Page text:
Investigating the Effect of Using E-Portfolio on Preservice Teachers’ Self-Efficacy, Proficiency and Intention to Use Technology in their Future Classroom

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Curriculum & Instruction


The purpose of this study was to investigate the effect of using e-portfolio on preservice teachers’ self-efficacy, proficiency and intention to use technology in their future classroom. By utilizing theory of planned behavior (TPB) as theoretical framework, the researchers employed a mixed method to identify the strength of the effect of using e-portfolio has on preservice teachers’ attitudinal beliefs, subjective norms, and perceived behavioral control leading to change in their intention to use technology. Participants were 36 preservice teachers enrolled in one graduate section and two undergraduate in a required technology integration course in a Midwest university. Multiple linear regression analysis was conducted to develop a model predicting preservice teachers’ use of technology in future classrooms from their attitudinal beliefs, subjective norms, perceived behavioral control and intention. The results of the predictor model was able to account for 55% of the variance in students’ intention to use technology and was statistically significant. The results also found that students’ perceived proficiency is a significant predictor of their use of technology in future classroom. Furthermore, the use eportfolio as teaching and assessment methods improved students’ perceived self-efficacy, perceived proficiency and intention to use technology in their future classrooms compared to beginning of the semester. Students seem to favor this assessment method and found it beneficial to their learning. Many students indicated that using e-portfolio as learning and assessment tool gave them sense of control to create personalized artifacts, manage and support their learning goals, and communicate their questions and progress with others. Further, the majority of students emphasized the importance of connecting their artifacts and projects they worked on to their own context and experience.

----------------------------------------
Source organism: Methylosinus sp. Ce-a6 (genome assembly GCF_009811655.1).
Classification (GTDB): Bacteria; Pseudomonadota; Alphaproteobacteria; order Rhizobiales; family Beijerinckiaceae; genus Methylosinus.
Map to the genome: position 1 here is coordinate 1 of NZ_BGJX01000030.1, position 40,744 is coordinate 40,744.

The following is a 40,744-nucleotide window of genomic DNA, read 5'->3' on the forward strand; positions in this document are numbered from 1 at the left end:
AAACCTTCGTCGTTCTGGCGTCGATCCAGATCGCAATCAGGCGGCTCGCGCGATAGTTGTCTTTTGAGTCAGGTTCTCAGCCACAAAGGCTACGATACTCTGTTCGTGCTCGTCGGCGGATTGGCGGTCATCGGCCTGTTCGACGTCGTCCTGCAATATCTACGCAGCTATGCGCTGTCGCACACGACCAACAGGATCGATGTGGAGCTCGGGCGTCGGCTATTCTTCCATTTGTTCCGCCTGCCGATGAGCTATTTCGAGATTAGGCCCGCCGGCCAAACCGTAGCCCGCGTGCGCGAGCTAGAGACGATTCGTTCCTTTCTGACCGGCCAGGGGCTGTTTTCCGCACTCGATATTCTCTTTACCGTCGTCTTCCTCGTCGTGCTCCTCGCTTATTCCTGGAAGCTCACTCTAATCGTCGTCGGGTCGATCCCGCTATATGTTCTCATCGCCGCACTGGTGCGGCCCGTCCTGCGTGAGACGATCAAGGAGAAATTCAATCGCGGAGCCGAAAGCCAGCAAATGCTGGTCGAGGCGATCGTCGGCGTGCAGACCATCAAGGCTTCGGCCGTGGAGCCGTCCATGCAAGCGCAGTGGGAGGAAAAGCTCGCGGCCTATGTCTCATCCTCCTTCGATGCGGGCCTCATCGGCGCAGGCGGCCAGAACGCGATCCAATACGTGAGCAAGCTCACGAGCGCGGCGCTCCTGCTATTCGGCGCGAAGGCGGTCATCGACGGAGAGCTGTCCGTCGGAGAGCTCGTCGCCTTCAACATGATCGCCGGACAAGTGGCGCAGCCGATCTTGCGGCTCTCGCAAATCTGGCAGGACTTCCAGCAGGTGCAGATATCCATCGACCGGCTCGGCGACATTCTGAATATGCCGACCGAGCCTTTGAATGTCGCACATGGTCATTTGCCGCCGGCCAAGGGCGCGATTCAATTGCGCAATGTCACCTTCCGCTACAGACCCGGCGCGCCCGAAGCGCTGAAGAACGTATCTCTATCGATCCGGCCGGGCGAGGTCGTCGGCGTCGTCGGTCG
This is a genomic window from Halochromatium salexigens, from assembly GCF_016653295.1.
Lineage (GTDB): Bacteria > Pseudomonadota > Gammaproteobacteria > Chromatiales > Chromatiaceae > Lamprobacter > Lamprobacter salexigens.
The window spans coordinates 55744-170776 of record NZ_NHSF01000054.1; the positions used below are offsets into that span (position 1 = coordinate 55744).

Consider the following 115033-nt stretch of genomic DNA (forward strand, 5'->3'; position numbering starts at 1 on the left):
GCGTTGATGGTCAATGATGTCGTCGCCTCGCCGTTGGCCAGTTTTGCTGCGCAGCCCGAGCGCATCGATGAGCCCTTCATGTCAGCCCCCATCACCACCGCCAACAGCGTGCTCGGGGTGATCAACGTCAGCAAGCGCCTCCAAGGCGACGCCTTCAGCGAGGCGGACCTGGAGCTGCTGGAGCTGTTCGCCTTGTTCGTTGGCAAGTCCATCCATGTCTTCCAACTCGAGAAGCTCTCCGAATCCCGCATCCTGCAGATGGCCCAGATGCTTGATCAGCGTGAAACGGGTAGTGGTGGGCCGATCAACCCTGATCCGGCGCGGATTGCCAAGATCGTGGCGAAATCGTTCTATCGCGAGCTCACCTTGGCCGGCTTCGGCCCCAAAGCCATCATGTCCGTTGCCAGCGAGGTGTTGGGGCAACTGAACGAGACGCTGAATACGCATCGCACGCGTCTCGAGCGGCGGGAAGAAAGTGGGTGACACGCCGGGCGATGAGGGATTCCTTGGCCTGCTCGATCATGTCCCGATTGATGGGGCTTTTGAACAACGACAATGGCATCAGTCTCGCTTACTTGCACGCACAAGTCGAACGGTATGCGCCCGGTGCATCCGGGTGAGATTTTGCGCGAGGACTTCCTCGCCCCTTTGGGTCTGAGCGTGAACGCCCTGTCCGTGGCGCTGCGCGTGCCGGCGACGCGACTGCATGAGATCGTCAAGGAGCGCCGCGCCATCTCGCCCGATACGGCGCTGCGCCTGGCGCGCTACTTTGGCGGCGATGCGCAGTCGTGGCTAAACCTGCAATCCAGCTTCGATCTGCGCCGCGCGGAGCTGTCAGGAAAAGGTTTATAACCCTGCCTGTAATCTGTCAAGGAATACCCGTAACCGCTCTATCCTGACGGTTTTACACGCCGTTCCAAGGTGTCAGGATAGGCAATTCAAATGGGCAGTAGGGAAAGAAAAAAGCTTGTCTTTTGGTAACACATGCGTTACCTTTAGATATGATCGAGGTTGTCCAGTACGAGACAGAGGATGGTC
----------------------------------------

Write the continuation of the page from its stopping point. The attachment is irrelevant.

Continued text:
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Arkansas Association of Teacher Educators Electronic Journal (ArATE)


Arkansas Association of Teacher Educators